Bible Translation

Bible Translation Controversy: The Problem of English

I know it might sound obvious, but when discussing Bible translation issues, it is really important to remember that the Bible wasn’t actually written in English. Not only that, but unless you are talking about the NIV, ESV etc, Bible translations aren’t done into English either. This means that discussions about translation controversies inevitably involve talking about translation from language one (Greek or Hebrew), into language two (the ‘host’ language), using language three (English). Anyone who has studied languages in any detail knows that words in one langauge almost never have the same exact meaning and range as their ‘equivalents’ in other languages. Trying to conduct a debate across three different languages is fraught with difficulty.

Let me illustrate this with something I read on Twitter.

“Father, Messiah and Holy Spirit”. Is this a good translation?

Of course, anyone who reads this would immediately react and say that it is not good. It’s a dreadful translation; really awful! However, I don’t actually know of an English version of Scripture which uses these terms, so it’s not really a sensible question. Whether it sounds right to English speakers, is not really important. What matters is that the term used in the host language (translated into English as ‘messiah’) accurately carries the sense of the Greek term τοῦ υἱοῦ. To judge whether this is a good translation means having a good understanding of both NT Greek and the host language concerned, the English words tell you almost nothing. (I will return to the technicalities of this particular translation in a later post.)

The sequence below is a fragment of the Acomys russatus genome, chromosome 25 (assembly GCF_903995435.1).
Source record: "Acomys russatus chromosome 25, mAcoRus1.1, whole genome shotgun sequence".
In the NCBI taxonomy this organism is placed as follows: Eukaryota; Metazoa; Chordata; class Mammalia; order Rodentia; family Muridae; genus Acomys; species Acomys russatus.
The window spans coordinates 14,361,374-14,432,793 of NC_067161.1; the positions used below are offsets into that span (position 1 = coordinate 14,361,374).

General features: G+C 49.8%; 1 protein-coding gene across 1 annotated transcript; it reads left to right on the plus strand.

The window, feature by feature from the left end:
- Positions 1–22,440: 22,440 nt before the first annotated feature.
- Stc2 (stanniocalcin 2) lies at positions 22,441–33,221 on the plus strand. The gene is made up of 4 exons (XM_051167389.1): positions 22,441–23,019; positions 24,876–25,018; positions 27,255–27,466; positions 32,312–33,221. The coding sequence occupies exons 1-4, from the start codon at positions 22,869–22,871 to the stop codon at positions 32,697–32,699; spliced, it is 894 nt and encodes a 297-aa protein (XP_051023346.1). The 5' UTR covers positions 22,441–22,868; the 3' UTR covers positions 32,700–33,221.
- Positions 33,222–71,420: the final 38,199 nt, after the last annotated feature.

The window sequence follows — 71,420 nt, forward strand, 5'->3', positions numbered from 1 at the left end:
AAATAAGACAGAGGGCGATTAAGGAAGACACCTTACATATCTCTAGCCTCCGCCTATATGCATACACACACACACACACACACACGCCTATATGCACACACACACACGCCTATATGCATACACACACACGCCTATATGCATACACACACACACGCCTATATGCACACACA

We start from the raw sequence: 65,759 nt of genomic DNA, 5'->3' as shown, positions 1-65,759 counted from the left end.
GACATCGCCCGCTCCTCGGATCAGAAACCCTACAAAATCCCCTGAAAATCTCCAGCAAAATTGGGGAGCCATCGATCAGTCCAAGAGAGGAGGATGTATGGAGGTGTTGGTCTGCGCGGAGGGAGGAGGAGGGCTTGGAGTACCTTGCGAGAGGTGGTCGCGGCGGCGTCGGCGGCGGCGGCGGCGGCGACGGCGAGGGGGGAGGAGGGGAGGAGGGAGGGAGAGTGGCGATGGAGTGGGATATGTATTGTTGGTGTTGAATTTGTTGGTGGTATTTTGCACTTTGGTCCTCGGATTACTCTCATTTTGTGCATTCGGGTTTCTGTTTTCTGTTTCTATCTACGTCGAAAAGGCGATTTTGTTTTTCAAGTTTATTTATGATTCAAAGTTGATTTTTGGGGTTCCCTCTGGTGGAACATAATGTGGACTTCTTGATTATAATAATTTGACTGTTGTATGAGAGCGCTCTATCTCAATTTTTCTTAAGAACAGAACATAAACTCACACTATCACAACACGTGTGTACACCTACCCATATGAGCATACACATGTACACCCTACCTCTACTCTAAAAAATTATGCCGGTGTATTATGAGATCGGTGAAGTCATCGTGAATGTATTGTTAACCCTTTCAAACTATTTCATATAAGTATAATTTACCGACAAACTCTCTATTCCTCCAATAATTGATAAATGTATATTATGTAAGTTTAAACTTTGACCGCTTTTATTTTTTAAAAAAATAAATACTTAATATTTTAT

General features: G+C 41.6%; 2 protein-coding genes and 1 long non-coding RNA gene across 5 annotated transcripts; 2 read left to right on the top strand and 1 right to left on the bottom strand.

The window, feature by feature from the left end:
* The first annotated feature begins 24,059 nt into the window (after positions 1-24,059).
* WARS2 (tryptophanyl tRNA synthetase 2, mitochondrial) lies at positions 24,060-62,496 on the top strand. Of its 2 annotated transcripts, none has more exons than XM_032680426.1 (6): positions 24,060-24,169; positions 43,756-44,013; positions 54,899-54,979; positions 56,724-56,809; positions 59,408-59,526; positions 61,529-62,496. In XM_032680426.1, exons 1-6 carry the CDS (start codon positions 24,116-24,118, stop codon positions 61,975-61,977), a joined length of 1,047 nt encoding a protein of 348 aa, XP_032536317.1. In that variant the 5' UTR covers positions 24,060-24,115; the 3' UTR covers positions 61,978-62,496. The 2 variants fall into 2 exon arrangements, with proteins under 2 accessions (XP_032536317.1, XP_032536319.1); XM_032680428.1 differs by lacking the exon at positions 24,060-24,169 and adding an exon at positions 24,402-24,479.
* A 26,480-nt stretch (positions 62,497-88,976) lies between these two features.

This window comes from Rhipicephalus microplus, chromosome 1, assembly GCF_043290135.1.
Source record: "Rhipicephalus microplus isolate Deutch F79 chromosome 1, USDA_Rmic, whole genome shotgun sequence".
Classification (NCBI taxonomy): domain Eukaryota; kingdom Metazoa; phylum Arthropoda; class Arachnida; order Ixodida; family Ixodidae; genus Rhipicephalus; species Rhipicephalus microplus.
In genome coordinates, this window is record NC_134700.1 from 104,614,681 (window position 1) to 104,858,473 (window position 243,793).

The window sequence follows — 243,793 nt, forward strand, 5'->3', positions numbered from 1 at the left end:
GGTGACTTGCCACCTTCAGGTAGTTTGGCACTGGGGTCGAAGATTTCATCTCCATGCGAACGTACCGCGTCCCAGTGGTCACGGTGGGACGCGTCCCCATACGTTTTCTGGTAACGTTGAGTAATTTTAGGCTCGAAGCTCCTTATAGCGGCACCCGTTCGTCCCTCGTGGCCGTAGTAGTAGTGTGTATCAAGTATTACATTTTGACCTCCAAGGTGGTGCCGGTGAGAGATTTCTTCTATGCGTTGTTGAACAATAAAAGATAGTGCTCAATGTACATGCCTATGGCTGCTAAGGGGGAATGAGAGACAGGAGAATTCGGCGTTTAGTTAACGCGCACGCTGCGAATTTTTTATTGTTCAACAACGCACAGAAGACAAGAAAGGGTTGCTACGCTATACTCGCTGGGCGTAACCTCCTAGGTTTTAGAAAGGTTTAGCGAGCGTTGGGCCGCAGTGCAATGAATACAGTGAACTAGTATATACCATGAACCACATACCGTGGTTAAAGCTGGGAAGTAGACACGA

Vern Poythress captures this question accurately.

Words do not match in a one-to-one fashion across languages. The difficulty is a general one, and is not confined to religious vocabulary. But meanings can still be communicated faithfully, provided we recognize a difficulty when it appears. We try patiently to find a way to express the meaning in the target language. But expressing the meaning faithfully may sometimes mean searching for the right expression, rather than immediately choosing an expression in the target language whose words seem to a native speaker of English to match English words at some points.